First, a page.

Coca-Cola accused of trademark bullying

coca-cola trademark

Coca-Cola is facing accusations of “trademark bullying” after reportedly asking an independent coffee shop in a UK town to stop using the word ‘Honest’.

Reports in the Plymouth local newspaper The Herald, stated that Wyatt Cavalier and his wife Grace, who have run Honest Coffees since 2013, were told to change the name by Coca-Cola.

The report added that the couple received a letter from lawyers working for Coca-Cola saying the names Honest Coffees and a new offshoot Honest Milk are too similar to that of Coca-Cola’s subsidiary Honest Tea. The letter ordered them to change the name or face court action.

“It’s bullying and could drive us out of business,” Wyatt Cavalier said to the paper.

He added: “We’ll have to change the name of the website. This will cost us everything. We will have to start from scratch.”

He went on to question how Coca-Cola can register a trademark for the term ‘Honest’, given that “there are loads of companies with ‘Honest’ in their name”.

Trademark bullying

While the reports seem to suggest a “classic case of trademark bullying”, Coca-Cola appears justified to make the request. It should be remembered that trademarks and brands are important commercial assets that need to be protected to maintain their value and avoid confusion, dilution or tarnishment.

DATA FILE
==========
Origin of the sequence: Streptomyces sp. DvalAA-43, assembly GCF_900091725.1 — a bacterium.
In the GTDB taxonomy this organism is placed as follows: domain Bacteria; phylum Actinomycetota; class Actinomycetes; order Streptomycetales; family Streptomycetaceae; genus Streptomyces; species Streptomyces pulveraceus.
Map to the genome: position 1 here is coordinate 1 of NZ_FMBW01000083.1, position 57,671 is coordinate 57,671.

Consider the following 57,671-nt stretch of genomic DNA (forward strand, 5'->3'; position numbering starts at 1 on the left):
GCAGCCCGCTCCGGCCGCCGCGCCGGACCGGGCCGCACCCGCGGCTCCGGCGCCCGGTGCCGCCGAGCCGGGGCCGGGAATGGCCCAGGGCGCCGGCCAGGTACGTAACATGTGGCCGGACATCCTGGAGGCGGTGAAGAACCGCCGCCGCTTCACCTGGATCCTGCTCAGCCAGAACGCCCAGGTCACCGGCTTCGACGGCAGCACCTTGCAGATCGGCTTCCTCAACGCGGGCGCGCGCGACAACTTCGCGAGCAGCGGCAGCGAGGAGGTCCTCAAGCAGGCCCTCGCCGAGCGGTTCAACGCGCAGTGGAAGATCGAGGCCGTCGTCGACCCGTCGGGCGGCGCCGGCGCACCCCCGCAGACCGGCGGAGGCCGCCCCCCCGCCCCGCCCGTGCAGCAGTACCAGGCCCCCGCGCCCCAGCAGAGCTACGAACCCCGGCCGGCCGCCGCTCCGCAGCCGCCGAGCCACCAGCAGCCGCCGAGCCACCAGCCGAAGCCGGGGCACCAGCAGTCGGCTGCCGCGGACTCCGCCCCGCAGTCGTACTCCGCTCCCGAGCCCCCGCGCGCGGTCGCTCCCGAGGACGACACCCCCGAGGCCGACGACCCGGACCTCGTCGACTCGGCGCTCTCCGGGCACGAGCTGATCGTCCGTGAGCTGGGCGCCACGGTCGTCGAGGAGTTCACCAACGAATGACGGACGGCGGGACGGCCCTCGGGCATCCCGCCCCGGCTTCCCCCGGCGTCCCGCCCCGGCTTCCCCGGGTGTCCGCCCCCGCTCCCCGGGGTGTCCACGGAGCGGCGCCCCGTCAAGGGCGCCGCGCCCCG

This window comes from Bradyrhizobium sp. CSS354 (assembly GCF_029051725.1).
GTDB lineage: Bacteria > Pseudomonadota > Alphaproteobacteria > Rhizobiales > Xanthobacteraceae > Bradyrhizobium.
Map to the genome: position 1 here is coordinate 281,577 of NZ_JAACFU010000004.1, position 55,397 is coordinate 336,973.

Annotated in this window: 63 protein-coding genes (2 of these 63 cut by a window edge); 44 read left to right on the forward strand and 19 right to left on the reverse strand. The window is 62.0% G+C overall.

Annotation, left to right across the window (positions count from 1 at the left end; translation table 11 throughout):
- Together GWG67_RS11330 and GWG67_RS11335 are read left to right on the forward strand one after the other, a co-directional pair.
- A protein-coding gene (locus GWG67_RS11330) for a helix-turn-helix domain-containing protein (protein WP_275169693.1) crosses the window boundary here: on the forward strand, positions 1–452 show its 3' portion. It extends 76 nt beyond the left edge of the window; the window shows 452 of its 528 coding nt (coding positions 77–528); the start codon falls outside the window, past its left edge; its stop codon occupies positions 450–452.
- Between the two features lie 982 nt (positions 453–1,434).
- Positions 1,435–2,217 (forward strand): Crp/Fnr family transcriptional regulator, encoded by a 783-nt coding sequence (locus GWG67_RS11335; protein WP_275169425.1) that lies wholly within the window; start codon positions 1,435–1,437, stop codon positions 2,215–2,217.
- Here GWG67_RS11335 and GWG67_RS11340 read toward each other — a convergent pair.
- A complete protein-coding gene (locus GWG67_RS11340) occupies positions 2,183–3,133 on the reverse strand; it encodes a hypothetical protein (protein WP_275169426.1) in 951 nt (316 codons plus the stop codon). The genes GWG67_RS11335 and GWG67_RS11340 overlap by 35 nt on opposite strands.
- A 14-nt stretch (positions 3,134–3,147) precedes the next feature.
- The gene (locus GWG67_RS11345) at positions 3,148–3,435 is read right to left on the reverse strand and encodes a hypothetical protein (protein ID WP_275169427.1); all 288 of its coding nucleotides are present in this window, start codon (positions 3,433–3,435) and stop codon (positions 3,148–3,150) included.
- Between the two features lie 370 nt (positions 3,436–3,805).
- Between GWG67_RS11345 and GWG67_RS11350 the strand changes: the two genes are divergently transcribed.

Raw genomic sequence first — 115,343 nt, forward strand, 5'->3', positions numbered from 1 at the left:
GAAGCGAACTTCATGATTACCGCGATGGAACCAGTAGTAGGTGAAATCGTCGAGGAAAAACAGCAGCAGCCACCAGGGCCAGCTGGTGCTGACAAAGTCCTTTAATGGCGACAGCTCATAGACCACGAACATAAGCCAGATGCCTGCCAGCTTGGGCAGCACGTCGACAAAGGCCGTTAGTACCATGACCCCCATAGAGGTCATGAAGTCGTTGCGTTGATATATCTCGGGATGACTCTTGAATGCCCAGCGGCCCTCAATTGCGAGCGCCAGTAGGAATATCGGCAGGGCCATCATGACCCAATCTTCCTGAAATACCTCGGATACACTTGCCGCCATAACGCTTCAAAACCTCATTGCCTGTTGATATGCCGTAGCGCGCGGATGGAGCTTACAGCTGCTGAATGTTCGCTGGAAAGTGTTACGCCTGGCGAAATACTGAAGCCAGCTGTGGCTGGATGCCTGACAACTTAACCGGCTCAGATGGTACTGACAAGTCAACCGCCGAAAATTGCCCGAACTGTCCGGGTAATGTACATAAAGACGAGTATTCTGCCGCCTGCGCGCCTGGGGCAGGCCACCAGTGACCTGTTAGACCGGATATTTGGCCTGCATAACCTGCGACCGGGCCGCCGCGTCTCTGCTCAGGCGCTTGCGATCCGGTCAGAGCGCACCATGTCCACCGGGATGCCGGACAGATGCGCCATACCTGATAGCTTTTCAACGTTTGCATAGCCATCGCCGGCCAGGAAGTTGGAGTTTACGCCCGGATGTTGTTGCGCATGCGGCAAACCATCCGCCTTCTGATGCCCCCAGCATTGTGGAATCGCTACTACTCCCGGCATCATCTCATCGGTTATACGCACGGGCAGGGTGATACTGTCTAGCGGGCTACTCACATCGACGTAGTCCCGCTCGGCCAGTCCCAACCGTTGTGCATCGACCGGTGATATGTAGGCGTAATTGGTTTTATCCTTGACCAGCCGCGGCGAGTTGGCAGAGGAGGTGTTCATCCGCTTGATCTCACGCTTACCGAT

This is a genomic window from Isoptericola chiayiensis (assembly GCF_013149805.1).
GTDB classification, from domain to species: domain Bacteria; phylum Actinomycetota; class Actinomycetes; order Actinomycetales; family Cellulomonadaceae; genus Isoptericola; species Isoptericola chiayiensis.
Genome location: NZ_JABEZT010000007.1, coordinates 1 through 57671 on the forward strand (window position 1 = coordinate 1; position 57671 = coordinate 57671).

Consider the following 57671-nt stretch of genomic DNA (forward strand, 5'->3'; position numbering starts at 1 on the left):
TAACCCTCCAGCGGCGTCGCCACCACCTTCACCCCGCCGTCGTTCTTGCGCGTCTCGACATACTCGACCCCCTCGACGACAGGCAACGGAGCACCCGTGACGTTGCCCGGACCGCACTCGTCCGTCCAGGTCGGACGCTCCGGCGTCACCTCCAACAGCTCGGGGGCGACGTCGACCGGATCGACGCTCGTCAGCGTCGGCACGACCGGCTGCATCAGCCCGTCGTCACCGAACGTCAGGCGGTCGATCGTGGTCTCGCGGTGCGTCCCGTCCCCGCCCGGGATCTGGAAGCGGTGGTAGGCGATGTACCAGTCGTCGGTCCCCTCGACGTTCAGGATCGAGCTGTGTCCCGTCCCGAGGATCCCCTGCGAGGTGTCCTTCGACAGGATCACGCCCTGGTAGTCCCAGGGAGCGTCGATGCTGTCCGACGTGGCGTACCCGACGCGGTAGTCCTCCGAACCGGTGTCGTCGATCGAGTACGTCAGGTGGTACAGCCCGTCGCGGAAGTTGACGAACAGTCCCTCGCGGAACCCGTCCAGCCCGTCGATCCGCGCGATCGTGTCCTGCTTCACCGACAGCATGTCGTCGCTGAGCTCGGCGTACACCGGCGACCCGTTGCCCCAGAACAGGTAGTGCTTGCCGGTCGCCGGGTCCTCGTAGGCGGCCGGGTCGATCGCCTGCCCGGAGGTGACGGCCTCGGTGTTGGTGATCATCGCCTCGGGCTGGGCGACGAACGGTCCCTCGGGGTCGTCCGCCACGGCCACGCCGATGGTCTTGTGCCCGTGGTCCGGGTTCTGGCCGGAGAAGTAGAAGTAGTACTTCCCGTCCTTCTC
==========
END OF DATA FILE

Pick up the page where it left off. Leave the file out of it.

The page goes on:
Many practitioners will raise eyebrows at the fact that the European Union Intellectual Property Office registered ‘Honest Tea’ for goods including tea in the first place, and seemingly did so without evidence of acquired distinctiveness. The word ‘Honest’ would be seen by many as a laudatory adjective and therefore the mark as a whole arguably non-distinctive.

It is also notable that the ‘Honest Tea’ mark has been registered for over ten years but, according to the Coca-Cola website, products under the brand were only launched into the UK last year.

On the other hand, the likelihood of a consumer confusing a Plymouth and online-based coffee business with an international conglomerate primarily trading in the US may be quite low.

For further information or advice on trademarks,  contact us.

Tidman Legal is an Edinburgh-based firm of specialist intellectual property lawyers. 

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